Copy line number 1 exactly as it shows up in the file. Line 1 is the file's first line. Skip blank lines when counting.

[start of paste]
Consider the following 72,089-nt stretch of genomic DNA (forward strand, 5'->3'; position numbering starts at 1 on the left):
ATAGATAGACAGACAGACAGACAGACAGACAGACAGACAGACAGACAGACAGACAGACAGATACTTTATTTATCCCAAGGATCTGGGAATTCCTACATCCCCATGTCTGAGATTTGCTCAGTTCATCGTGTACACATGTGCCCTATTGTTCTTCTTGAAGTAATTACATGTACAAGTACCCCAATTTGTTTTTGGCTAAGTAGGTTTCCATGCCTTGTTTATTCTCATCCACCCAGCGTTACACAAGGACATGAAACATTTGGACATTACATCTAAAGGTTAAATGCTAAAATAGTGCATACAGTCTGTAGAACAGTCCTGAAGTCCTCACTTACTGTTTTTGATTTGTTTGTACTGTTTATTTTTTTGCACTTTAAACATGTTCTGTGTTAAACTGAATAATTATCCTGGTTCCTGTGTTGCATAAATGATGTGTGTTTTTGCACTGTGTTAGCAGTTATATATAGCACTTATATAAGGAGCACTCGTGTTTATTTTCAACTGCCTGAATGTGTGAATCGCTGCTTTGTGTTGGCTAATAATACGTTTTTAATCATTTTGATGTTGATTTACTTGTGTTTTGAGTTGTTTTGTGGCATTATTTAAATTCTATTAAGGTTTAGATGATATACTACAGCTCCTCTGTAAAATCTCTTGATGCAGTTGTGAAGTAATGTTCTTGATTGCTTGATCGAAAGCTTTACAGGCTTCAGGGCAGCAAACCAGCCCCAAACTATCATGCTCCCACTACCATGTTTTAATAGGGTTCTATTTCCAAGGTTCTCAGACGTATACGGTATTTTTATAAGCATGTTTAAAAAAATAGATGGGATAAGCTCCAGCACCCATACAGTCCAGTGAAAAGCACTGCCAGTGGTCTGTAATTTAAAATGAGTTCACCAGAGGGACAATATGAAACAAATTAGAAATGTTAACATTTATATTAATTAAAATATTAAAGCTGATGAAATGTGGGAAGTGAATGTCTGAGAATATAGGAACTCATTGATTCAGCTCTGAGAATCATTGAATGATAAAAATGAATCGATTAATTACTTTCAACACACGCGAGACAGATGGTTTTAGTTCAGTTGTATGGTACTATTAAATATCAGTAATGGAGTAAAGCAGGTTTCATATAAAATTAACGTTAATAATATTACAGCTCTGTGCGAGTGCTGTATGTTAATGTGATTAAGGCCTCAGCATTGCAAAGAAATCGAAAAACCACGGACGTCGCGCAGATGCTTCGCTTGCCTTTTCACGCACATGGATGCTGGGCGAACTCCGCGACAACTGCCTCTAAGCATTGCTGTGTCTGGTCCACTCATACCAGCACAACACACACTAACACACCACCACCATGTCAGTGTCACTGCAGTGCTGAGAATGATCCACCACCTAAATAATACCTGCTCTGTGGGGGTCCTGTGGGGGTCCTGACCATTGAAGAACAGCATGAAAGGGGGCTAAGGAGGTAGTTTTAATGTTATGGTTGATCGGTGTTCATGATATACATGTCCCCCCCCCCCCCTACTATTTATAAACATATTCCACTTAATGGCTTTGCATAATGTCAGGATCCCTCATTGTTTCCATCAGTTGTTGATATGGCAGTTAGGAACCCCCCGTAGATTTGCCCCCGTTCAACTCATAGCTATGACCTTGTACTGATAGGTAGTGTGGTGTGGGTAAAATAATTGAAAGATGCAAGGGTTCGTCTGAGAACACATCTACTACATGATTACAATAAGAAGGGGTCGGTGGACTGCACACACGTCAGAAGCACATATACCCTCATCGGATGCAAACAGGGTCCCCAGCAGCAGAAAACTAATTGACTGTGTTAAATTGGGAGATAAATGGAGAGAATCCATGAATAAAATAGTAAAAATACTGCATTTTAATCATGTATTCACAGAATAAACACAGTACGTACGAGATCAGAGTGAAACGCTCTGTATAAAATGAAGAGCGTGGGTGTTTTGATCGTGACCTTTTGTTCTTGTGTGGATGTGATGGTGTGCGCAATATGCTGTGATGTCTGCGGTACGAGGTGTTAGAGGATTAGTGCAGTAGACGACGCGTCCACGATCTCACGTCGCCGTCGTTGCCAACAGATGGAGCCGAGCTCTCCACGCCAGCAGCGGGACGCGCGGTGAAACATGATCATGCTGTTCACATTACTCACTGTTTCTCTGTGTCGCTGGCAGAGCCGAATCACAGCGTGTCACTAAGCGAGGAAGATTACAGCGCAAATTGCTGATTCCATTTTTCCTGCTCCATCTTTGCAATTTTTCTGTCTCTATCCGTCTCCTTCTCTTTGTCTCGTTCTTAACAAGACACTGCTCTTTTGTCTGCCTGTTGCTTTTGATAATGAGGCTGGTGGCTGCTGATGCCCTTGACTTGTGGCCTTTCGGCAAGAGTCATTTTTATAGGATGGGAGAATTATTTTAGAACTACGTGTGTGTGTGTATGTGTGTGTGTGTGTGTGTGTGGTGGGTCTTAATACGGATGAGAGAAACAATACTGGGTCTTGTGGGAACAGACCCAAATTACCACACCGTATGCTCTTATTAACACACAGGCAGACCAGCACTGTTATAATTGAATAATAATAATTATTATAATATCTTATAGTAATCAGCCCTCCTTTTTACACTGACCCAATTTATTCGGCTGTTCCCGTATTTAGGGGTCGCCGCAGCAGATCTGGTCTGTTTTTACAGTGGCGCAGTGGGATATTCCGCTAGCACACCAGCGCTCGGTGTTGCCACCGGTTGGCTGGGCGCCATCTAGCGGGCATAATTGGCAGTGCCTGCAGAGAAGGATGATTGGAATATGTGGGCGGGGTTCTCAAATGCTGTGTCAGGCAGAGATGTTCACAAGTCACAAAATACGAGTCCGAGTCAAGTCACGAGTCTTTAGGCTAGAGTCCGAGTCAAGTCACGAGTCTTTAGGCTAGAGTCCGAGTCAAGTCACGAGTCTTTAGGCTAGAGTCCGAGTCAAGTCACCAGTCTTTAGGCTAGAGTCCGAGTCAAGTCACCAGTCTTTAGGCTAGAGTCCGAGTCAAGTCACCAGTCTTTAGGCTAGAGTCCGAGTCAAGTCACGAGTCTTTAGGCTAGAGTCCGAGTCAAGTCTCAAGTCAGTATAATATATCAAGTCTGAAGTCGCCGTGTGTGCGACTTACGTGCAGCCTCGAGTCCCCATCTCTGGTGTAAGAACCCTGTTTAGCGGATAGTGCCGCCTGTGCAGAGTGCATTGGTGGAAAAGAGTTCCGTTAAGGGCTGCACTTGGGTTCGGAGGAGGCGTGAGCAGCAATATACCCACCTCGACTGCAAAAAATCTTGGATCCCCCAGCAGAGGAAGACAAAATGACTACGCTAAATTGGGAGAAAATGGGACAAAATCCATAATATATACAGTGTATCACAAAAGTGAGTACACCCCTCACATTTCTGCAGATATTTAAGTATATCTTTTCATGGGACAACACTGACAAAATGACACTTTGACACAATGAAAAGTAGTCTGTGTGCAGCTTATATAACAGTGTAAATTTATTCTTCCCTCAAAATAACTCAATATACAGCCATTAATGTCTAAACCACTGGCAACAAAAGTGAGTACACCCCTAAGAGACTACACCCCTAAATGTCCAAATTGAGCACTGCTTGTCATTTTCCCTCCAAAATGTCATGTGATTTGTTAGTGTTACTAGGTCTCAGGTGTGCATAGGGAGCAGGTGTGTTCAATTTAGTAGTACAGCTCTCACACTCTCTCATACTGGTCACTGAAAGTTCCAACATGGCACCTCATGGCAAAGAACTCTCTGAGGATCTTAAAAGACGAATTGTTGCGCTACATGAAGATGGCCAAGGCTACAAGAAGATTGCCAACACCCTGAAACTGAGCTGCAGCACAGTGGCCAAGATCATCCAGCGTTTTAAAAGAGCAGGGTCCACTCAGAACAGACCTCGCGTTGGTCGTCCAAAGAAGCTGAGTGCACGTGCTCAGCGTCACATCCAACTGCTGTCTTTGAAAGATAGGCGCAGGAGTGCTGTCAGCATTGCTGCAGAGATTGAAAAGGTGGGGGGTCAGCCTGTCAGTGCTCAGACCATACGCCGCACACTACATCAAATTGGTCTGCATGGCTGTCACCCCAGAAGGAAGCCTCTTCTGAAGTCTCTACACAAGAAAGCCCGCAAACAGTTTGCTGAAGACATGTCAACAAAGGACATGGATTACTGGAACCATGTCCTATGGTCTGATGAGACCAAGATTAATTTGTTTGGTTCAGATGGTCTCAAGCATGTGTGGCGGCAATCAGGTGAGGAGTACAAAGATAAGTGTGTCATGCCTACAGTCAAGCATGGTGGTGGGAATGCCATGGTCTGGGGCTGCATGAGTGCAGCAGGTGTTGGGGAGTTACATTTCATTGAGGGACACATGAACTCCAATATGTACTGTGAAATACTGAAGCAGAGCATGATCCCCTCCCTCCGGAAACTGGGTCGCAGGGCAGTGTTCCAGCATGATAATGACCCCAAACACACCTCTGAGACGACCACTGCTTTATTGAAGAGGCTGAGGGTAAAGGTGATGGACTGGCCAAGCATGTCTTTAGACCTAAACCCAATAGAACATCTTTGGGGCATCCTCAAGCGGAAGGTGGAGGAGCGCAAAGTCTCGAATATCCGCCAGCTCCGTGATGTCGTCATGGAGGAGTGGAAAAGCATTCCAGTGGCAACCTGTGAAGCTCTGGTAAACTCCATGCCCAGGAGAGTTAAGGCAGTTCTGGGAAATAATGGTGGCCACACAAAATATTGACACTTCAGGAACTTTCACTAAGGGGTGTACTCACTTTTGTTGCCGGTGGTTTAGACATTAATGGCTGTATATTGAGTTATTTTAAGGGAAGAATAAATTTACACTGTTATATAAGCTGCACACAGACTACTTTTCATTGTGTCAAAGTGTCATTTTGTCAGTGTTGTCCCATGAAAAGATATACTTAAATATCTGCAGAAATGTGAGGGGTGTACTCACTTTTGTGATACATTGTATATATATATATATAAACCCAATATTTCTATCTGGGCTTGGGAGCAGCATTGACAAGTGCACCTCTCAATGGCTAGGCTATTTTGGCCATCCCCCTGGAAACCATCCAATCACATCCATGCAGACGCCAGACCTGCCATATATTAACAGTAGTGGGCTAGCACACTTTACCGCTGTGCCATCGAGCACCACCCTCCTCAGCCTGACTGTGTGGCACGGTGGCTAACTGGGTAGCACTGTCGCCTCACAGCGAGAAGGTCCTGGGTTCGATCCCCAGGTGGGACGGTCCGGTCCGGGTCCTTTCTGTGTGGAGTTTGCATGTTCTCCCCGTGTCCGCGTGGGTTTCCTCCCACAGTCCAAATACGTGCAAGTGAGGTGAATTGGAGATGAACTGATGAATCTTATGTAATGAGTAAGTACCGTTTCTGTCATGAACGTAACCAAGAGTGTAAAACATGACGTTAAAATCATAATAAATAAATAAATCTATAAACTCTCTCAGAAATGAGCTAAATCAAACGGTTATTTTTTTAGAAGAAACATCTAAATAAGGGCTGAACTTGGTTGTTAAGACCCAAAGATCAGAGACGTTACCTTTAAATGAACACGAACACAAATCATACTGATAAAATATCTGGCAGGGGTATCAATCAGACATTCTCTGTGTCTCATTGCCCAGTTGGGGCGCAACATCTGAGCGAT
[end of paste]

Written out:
Consider the following 72,089-nt stretch of genomic DNA (forward strand, 5'->3'; position numbering starts at 1 on the left):